Kyoto’s Retro Trolley:The Keifuku Line

April 10, 2008

by Ikuyo Hayashi

Would you like to ride Kyoto’s retro trolley? And also avoid the heavy traffic in Kyoto’s tourist seasons of spring and fall? The Keifuku train is your best transport for visiting the western Kyoto area. It is, in fact, the only streetcar left in Kyoto, the city that built Japan’s first line, which began running in 1895 and grew into a broad network of electric trams that served passengers until 1971. Diesel buses replaced nearly all of the streetcars, but the Keifuku train still runs every 15 minutes from the center of Kyoto to the western area without delays. While riding the nostalgic Keifuku train to temples, shrines and other beautiful spots you can enjoy the calm scenery of daily life in Kyoto.

Lines

The Keifuku train has two lines: The Arashiyama line and the Kitano line. The main Arashiyama line runs between Shijo-Omiya Station and Arashiyama Station, and the Kitano line (a branch) starts farther north, from Kitano-Hakubaicho Station, and also heading westward, joins the main line in the middle at Katabiranotsuji Station, where you can get off and easily transfer.

How to get on the tram

Entry to the train is through the back door, and exit is via the front door just the same as with Kyoto’s city buses. The Keifuku charges a flat fare of 200 yen (100 yen for children.) You can also pay by kaisu-ken (a book of discount tickets). The four main stations (Arashiyama, Katabiranotsuji, Shijo-Omiya, Kitano-Hakubaicho) have ticket gates, so you pay the fare to the ticket examiner at the station, who gives you a ticket. The other stations do not have ticket examiners, so when you get off, drop the coins or kaisu-ken into the clear plastic receptacle on top of the machine right next to the front door of the tram. The machine can also give change for 100-yen and 500-yen coins or 1000-yen notes.

Tickets

Randen* 1-day round trip ticket (*the Keifuku train is also called “Randen”)
You can get on and off the Keifuku train anywhere for one day.
500 yen (250 yen for children)

Includes 26 discount tickets for temples and shrines along the Keifuku lines.
Kyoto Subway and Randen 1-day ticket
You can get on and off the Kyoto subway and Keifuku train for one day.
1000 yen (only for adults)

Kaisu-ken (the book of discount tickets)
2000 yen (1000 yen for children) for 11 tickets

All tickets are available at the four main stations of the Keifuku train: Arashiyama, Katabiranotsuji, Shijo-Omiya, and Kitano-Hakubaicho. A round-trip ticket is useful for saving money

Cherry blossom tunnel

Spring may be the best season to use the Keifuku train. It is worthwhile visiting many temples and shrines just to see beautiful cherry blossoms near the Keifuku train stations. The branch Kitano line in particular offers you beautiful scenery. Along its track is a fantastic stretch of cherry blossoms. This 200 meter-long “tunnel” is made up of 70 cherry trees, and it can be seen between Narutaki Station and Utano Station. At night, you can enjoy the lighted view of cherry showers from your seat on the train! The cherry tunnel is illuminated for a week (April 3-9 in the case of 2008). Remarkably, the train slows down and passes through the tunnel of blossoms at a speed three times slower than usual, and the driver turns off the lights inside the train so that you can indulge yourself in the unearthly beauty of the cherries. It’s part of the magic of Kyoto.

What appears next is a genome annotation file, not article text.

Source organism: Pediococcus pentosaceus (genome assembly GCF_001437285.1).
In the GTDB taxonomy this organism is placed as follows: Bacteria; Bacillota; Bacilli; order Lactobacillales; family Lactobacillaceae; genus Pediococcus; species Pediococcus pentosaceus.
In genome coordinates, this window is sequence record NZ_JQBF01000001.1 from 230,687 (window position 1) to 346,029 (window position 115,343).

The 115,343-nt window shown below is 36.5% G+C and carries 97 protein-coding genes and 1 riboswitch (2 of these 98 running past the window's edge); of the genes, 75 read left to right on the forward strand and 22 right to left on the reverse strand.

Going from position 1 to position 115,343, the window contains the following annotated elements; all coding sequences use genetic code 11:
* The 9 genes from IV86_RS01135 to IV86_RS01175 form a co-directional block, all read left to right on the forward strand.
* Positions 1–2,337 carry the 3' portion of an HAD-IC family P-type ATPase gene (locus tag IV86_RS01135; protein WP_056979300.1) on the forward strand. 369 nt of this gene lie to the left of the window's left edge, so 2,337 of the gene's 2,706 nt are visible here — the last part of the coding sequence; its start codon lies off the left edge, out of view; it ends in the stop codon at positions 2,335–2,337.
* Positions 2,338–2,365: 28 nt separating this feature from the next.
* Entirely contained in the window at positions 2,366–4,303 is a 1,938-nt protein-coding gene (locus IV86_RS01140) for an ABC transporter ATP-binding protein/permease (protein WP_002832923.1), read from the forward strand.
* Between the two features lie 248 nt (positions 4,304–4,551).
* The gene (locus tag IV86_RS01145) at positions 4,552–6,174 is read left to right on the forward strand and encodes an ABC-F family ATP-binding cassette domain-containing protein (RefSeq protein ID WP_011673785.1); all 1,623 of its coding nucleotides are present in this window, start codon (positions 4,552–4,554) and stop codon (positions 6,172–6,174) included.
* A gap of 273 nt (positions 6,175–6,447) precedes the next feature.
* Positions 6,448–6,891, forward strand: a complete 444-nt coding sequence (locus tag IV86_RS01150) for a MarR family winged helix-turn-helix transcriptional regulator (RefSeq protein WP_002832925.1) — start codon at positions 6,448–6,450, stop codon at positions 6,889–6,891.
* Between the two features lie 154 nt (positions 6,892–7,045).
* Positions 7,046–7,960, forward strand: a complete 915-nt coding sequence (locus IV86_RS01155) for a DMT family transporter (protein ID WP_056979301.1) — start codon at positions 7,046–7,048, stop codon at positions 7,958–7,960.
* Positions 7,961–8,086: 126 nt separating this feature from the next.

Timetable to See the Cherry Tunnel

From Katabiranotsuji Station to Kitano-Hakubaicho Station

6 pm

41

53

 

 

7 pm

05

17

29

41

8 pm

05

17

29

41

From Kitano-Hakubaicho to Katabiranotsuji Station

6 pm

36

48

 

 

7 pm

00

12

24

36

8 pm

00

12

24

36

                                                                                                                (in the case of 2008)

Ashi-yu: for your tired feet

A special treat for Keifuku passengers: You do not have to give up on experiencing the pleasure of an “onsen” hot spring because of your hesitation to be publicly naked! Keifuku’s Arashiyama Station has an ashi-yu spot at the platform. Ashi-yu (literal translation: ashi = foot + yu = hot water) can make your circulation better by letting you soak your tired feet in authentic hot spring water. This onsen gives you relief for neuralgia, muscular pain, and tiredness. Ten minutes of soaking is enough to get the effects of ashi-yu. It is open from 9 am until 8 pm (6 pm in wintertime). You can get a ticket, and a towel to wipe off your feet, for 150 yen at Arashiyama Station. Enjoy the onsen, and chatting with other tourists!

Where to visit

 

Arashiyama-line

Station

Destination

Arashiyama

Saga-Arashiyama JR Station

Arashiyama, Sagano

Rokuoin

Rokuoin Temple (2-min. walk)

Kurumazaki-jinja

Kurumazaki-jinja Shrine, Geino-jinja Shrine (by the station)

Uzumasa-Koryuji

Koryuji Temple (by the station)

The Toei Uzumasa Eigamura (Movie Studio) (5-min. walk)

Randen-Tenjingawa

Uzumasa-Tenjingawa subway station (by the station)

Sai

Saiin Hankyu Station (1-min. walk)

 

Shijo-Omiya

Nijo castle (15-min. walk)

Mibu Temple (5-min.walk)

Shinsen-en (15-min. walk)

Omiya Hankyu Station

Kitano-line

Station

Destination

Omuro-ninnaji

Ninnaji Temple (3-min.walk)

Myoshinji

Myoshinji Temple (3-min.walk)

Ryoanji

Ryoanji Temple (7-min.walk)

Tojiin

Toji-in Temple (5-min. walk)

Kitano-Hakubaicho

Hirano Shrine (7-min. walk)

Kitano Tenmangu Shrine (5-min.walk)